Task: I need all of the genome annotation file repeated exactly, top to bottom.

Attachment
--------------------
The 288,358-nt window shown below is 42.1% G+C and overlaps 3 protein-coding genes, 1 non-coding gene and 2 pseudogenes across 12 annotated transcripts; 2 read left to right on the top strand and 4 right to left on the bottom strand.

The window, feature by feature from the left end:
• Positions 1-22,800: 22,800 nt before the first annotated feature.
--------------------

The 288,358-nt window shown below is 42.1% G+C and overlaps 3 protein-coding genes, 1 non-coding gene and 2 pseudogenes across 12 annotated transcripts; 2 read left to right on the top strand and 4 right to left on the bottom strand.

The window, feature by feature from the left end:
• Positions 1-22,800: 22,800 nt before the first annotated feature.